University of Khartoum

Cerebrovascular Disorders: Small Vessel Diseases of the Brain

Cerebrovascular Disorders: Small Vessel Diseases of the Brain

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Title: Cerebrovascular Disorders: Small Vessel Diseases of the Brain
Author: Kalaria, Raj N
Abstract: In this lecture, I will focus on the main types of cerebrovascular disease (CBV) that lead to vascular cognitive impairment (VCI), which incorporates all causes of vascular disease. The integrity of the vasculature is essential for the optimal functioning of the brain. In addition to the cardiovascular system, brain vascular control mechanisms are vital for the maintenance of the neurovascular milieu, created by nerve terminals, astrocytic endfeet and the microvasculature. The degree of cerebral grey matter damage, neuronal death and survival will be dictated by the multiplicity, size and laterality of the tissue injury or the extent of vascular disease. Anatomical features of the circulation including the size of vessels and their distribution as well as vascular wall cellular elements e.g. arterioles versus capillaries are important factors in defining the pathology and causes of CBV such as large infarcts, haemorrhages, lacunes, microinfarcts, amyloid and non-amyloid angiopathies, vasculitis, arterial dissection and aneurysms. The origin and degree of vascular occlusion or injury and whether this results in ischaemic or haemorrhagic lesions are further factors which define the extent and severity of damage. Atherothromboembolism attributed to large vessel disease and subcortical lesions (including the white matter) described by intracranial small vessel disease (SVD) are considered to be the main causes of cerebral ischaemia. Sporadic SVDs of the brain account for about 25% of all conditions, which involve transient ischaemic episodes and strokes. SVD is actually a radiological term but entails tissue changes affecting arteries, arterioles, capillaries and small veins. It involves lacunar infarcts and multiple microinfarcts in subcortical structures including the white matter, basal ganglia, thalamus and the brainstem. Among post-stroke survivors who develop dementia, particularly vascular dementia (VaD) more than 50% have strong evidence of SVD. Several inherited forms of SVD have been described in the past decade. Cerebral autosomal dominant arteriopathy with subcortical infarcts and leukoencephalopathy (CADASIL) is the most common of these caused by >190 different mutations in the NOTCH3 gene. It is characterised by lacunar infarcts accompanied by diffuse white matter changes and severe arteriosclerosis in the general absence of risk factors for cerebrovascular disease. Recent elucidation of less common hereditary small vessel diseases include CARASIL, RVCL and COL4-related conditions. Our work is supported by the Medical Research Council (UK), Alzheimer’s Research Trust (UK) and Dunhill Medical Trust (UK).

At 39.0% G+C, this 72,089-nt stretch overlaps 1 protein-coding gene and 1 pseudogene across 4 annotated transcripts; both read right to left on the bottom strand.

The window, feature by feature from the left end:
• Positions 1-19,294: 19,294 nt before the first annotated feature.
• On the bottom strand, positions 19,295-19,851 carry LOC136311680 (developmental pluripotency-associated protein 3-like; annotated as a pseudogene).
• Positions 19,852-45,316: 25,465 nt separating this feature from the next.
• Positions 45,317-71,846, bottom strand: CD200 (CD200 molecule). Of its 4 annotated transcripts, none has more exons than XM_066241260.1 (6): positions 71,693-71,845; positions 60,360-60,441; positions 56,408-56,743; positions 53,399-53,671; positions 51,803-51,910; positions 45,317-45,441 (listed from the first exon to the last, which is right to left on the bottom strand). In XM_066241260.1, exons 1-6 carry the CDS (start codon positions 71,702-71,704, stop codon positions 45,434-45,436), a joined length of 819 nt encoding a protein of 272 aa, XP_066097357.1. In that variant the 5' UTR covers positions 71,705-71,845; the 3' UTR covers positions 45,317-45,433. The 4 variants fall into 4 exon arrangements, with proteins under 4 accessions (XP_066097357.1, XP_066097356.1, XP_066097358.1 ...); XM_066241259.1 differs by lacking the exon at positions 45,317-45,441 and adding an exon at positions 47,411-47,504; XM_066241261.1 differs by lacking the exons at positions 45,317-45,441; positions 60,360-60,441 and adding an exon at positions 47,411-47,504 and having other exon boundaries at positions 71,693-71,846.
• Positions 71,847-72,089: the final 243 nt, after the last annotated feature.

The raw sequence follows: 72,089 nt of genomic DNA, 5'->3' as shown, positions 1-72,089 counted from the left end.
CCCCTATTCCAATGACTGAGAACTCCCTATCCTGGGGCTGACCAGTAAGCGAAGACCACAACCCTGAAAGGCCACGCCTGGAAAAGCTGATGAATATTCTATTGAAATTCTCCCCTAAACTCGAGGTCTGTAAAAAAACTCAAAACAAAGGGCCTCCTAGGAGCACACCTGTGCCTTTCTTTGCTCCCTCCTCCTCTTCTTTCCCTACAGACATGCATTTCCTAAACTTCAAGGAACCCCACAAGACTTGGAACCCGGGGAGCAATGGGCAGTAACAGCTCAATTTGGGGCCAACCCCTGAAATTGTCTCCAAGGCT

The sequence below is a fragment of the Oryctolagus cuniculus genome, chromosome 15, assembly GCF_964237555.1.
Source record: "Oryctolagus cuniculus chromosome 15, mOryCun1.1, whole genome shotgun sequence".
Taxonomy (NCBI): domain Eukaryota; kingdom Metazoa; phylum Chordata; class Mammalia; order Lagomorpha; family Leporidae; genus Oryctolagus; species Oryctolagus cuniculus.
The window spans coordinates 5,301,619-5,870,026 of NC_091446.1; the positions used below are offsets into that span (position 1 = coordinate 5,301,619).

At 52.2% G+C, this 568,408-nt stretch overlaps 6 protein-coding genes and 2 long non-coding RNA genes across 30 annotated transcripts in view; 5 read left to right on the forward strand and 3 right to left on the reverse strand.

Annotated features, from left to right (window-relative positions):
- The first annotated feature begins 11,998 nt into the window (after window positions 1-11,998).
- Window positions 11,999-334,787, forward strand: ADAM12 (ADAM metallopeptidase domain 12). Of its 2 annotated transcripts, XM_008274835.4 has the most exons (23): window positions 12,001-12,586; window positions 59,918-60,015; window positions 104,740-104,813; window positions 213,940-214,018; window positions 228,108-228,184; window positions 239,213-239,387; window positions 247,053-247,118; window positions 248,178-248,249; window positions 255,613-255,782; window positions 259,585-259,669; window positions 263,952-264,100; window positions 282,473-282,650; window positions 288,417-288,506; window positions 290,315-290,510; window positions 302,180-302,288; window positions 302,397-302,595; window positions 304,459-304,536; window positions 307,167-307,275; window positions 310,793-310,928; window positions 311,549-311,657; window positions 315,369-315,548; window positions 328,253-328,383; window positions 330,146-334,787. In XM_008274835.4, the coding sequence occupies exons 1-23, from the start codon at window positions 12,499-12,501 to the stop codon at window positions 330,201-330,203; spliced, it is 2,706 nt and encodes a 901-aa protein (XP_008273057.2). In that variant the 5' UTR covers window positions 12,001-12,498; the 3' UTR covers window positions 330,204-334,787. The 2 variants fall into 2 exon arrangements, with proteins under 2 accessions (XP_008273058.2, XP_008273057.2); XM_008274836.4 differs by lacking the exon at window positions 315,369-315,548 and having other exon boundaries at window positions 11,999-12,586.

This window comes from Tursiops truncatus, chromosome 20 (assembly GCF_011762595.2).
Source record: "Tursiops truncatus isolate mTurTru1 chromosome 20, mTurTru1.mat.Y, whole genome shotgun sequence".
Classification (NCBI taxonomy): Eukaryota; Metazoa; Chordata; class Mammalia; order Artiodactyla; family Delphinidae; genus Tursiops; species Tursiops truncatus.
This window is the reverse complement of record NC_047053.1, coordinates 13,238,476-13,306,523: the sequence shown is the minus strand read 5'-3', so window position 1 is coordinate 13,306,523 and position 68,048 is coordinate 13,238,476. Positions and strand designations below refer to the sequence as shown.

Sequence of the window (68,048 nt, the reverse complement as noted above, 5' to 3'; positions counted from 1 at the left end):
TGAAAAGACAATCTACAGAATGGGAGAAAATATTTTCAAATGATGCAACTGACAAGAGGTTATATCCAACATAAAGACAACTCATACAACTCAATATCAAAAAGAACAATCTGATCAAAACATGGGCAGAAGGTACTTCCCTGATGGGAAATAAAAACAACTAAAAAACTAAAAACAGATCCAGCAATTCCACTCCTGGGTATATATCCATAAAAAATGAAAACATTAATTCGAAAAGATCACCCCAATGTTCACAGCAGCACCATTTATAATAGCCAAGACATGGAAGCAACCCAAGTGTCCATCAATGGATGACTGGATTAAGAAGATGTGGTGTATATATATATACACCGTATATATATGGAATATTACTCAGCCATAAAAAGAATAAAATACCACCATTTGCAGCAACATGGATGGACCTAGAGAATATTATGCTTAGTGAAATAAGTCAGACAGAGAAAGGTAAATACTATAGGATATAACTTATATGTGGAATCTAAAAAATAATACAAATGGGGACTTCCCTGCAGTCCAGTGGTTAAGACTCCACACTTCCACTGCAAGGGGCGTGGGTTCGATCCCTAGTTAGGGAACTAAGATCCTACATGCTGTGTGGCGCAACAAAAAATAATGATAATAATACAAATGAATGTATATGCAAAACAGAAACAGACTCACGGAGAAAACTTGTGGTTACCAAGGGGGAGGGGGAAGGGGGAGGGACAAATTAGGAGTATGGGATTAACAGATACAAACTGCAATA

URI: http://khartoumspace.uofk.edu/handle/123456789/9999
Date: 2015-02


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